by Jan McDaniel
It may seem like there is nothing you can do for a friend who has lost a loved one recently. But that is not quite true. Just being there to listen is perhaps the greatest gift of all, even if the pandemic prevents you from giving the hug you want to give in person. Encouraging words are not the only thing that helps. Here are a few practical gifts that can show someone you care during that first year after loss.
A lavender candle can fill the air with comforting moments and provide a focus for remembering that special one. Or, you might choose one of the candles that have wooden wicks. These make a gentle crackling sound like fire burning in the fireplace.
A gravity blanket may provide relief from the anxiety which often follows a death. The same may be true for a simple lap throw or blanket that can bring a little warmth and comfort to the recipient. Other ideas in this category are a neck pillow and a handmade crochet or knitted wrap if you are crafty.
Meal or gift box subscriptions are thoughtful reminders of how much you care. These can be purchased once or set up to be received for several months or a year.
Gift cards are useful, too. Perhaps for a massage or just a general card that can be used anywhere. If you would prefer to bring items, a basket of staples (bakery or canned goods) or even bottled water will come in handy and make life a little easier.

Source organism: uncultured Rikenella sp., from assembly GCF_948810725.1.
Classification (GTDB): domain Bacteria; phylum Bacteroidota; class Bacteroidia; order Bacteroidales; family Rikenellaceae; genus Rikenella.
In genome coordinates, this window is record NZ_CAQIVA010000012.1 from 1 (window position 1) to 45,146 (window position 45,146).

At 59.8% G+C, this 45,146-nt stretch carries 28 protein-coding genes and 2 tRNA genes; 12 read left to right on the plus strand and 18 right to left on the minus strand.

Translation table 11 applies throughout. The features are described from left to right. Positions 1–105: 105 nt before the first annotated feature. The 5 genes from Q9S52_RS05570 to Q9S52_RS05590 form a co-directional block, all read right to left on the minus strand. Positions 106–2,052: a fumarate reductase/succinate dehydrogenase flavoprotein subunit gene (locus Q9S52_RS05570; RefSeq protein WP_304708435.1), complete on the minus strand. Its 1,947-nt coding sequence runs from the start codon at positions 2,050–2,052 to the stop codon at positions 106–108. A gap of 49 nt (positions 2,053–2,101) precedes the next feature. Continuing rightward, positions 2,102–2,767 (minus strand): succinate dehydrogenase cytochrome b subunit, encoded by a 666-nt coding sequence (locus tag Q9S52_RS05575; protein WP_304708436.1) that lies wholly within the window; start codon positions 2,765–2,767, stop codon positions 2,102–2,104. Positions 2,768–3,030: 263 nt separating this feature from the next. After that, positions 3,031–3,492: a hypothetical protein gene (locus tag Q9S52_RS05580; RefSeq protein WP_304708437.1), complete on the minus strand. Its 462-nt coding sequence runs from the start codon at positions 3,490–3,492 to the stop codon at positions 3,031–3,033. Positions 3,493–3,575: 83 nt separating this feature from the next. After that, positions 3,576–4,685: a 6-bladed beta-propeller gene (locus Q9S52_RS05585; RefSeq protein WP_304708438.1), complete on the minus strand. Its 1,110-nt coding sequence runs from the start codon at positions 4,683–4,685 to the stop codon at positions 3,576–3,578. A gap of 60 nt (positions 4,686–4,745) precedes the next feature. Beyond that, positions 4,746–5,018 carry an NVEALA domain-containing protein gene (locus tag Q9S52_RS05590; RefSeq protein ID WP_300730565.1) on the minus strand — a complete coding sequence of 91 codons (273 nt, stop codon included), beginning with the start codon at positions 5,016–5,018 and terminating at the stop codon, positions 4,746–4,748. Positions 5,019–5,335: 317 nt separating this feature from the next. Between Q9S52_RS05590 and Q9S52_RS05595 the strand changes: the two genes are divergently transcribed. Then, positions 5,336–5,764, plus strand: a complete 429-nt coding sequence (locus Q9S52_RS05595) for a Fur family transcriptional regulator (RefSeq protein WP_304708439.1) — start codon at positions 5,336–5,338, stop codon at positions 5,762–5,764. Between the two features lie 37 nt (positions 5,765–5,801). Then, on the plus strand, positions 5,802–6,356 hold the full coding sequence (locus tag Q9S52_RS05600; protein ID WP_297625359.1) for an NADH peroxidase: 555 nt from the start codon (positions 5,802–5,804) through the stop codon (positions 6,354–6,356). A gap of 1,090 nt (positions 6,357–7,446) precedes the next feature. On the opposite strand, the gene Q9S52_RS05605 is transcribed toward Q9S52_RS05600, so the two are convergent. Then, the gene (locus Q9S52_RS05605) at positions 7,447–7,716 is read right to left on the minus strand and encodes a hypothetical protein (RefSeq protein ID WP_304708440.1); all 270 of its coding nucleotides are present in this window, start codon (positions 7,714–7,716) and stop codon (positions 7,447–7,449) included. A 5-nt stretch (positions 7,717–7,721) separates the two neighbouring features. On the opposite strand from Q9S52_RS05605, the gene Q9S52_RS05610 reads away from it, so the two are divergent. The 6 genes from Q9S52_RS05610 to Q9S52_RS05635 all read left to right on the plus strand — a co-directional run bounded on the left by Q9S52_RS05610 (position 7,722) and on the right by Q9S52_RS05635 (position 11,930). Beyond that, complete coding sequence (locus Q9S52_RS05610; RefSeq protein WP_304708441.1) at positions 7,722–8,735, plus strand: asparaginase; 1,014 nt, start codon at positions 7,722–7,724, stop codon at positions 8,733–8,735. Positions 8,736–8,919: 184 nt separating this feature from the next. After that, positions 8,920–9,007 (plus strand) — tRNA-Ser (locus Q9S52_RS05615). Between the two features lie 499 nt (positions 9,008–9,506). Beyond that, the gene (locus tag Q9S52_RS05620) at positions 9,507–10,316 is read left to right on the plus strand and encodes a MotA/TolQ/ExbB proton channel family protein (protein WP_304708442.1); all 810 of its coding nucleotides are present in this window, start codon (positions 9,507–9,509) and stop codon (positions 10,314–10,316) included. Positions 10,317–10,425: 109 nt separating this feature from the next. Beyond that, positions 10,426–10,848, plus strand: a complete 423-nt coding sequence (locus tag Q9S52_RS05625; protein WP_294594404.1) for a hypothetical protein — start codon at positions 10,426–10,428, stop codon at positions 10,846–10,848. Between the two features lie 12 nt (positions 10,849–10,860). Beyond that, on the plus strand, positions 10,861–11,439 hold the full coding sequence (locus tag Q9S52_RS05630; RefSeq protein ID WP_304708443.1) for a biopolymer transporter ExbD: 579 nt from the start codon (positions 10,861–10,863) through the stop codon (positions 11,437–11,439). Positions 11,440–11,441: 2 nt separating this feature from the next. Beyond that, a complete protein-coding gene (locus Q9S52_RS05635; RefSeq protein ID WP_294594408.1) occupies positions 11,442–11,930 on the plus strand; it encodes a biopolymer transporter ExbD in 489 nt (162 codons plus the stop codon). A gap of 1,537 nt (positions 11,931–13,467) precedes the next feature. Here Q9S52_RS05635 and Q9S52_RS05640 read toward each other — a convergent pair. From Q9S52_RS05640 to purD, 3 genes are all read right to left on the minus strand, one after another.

Books (a few are listed on our Recommended page) can bring insight and comfort. Cards that are blank inside allow you to write your own message, or you may want to give a pack of these with some stamps and a pen to help someone write to those who have shown kindness.
Natural materials seem to bring peace into a home. If you choose plants, make them the easy-to-care-for kind, such as the Parlor Palm or succulents. A packet of Forget-Me-Not seeds along with a few garden-related items make an interesting gift basket, but there are also memorial kits and ways to plant a memorial tree to honor the memory of someone close. American Forests and The Trees Remember provide two options, especially appropriate for someone who was a nature lover or conservationist.
If you know a gardener who is grieving, a beautiful sun catcher or a bird feeder with seed could help heal the heart as that person watches for natural light and beauty to re-enter life.
Memorial jewelry, garden stones, personalized photo key rings can give someone a way to hold onto precious memories.
If you are a close family member or friend, you may have photographs that would mean the world if shared. Make copies and give the photo prints in an album.
Whatever you decide will be the right choice.
Way for Hope
Losing someone you love is difficult, but it can mean a lot to hear from others traveling similar paths.
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Links of Value:
Alliance of Hope for Suicide Loss Survivors
National Alliance on Mental Illness
Word of God
"My Story" Big Daddy Weave
"Hope in Front of Me"
The Joy FM
Traumatic loss or preexisting conditions can worsen mental health. Use this info graphic to find help.
"Take Charge of Your Mental Health" - a free download from www.nami.org: